The best books on the anthropology of parenting

Meredith Small Author Of Our Babies, Ourselves: How Biology and Culture Shape the Way We Parent
By Meredith Small

The Books I Picked & Why

The Afterlife Is Where We Come from: The Culture of Infancy in West Africa

By Alma Gottlieb

The Afterlife Is Where We Come from: The Culture of Infancy in West Africa

Why this book?

This book is the only ethnography of infants, the Beng of Ivory Coast, West Africa. Gottlieb does a masterful job of explaining what is “normal” for the Beng and how very different their attitudes about parenting and babies are from Western Culture, and why the Beng believe their parenting ways are better. Gottlieb’s telling of the Beng baby story, like her writing, is engaging and life-changing.


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Do Parents Matter?: Why Japanese Babies Sleep Soundly, Mexican Siblings Don't Fight, and American Families Should Just Relax

By Robert A. LeVine, Sarah LeVine

Do Parents Matter?: Why Japanese Babies Sleep Soundly, Mexican Siblings Don't Fight, and American Families Should Just Relax

Why this book?

The Levines have studied the Gusii of Western Kenya for decades and in this book, they look at childhood in all its glory and compare Gusii parenting and parenting philosophy to Western culture.


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The Spirit Catches You and You Fall Down: A Hmong Child, Her American Doctors, and the Collision of Two Cultures

By Anne Fadiman

The Spirit Catches You and You Fall Down: A Hmong Child, Her American Doctors, and the Collision of Two Cultures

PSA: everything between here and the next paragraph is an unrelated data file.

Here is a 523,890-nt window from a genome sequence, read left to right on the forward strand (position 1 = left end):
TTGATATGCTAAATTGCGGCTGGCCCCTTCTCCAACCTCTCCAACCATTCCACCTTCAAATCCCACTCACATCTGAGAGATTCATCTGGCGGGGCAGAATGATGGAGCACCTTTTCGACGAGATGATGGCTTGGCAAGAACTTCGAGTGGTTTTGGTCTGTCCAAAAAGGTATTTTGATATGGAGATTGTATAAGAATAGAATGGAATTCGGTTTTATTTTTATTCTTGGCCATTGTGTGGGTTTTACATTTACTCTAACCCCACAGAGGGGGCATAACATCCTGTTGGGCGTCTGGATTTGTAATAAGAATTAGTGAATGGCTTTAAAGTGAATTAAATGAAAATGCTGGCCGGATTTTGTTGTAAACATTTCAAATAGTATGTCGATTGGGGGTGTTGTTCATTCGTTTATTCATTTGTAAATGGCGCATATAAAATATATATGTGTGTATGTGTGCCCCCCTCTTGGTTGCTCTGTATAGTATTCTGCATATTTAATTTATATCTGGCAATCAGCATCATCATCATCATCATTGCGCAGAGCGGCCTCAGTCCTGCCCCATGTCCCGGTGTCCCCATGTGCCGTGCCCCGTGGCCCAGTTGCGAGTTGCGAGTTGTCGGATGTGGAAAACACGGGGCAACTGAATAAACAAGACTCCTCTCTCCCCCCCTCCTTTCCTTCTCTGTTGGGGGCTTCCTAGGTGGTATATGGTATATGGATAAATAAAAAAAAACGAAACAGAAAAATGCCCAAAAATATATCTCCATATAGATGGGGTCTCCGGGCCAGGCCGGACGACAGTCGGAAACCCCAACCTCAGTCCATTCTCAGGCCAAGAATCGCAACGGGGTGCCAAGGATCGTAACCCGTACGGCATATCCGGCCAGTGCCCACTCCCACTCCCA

Why this book?

Perhaps the most important book ever written that compares what happens when parents come from one culture into another and have to deal with a different parenting belief system. In this case, it’s the story of immigrant Hmong parents into the US and a child with epilepsy. The parents seek help from pediatricians when their daughter is ill, but they are in conflict because they believe their child is a sacred and blessed being. Which advice do they follow? Medical or traditional spiritual?


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Love at Goon Park: Harry Harlow and the Science of Affection

By Deborah Blum

Love at Goon Park: Harry Harlow and the Science of Affection

Why this book?

If you want to know the real story about “attachment theory” this is the book. Written by Pulitzer Prize-winning science journalist Blum, it’s the tale of psychologist Harry Harlow and his experiments with rhesus monkeys and how that changed parenting in America. Fabulous read.


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Childhood: A Multicultural View

By Melvin Konner

Childhood: A Multicultural View

Why this book?

Konner is an anthropologist and physician who spent time with the !Kung hunters and gatherers studying children. This book is based on the PBS show Childhood, and it is everything you might want to know about childhood because it traverses both biology and culture. A dense read, but worth it.


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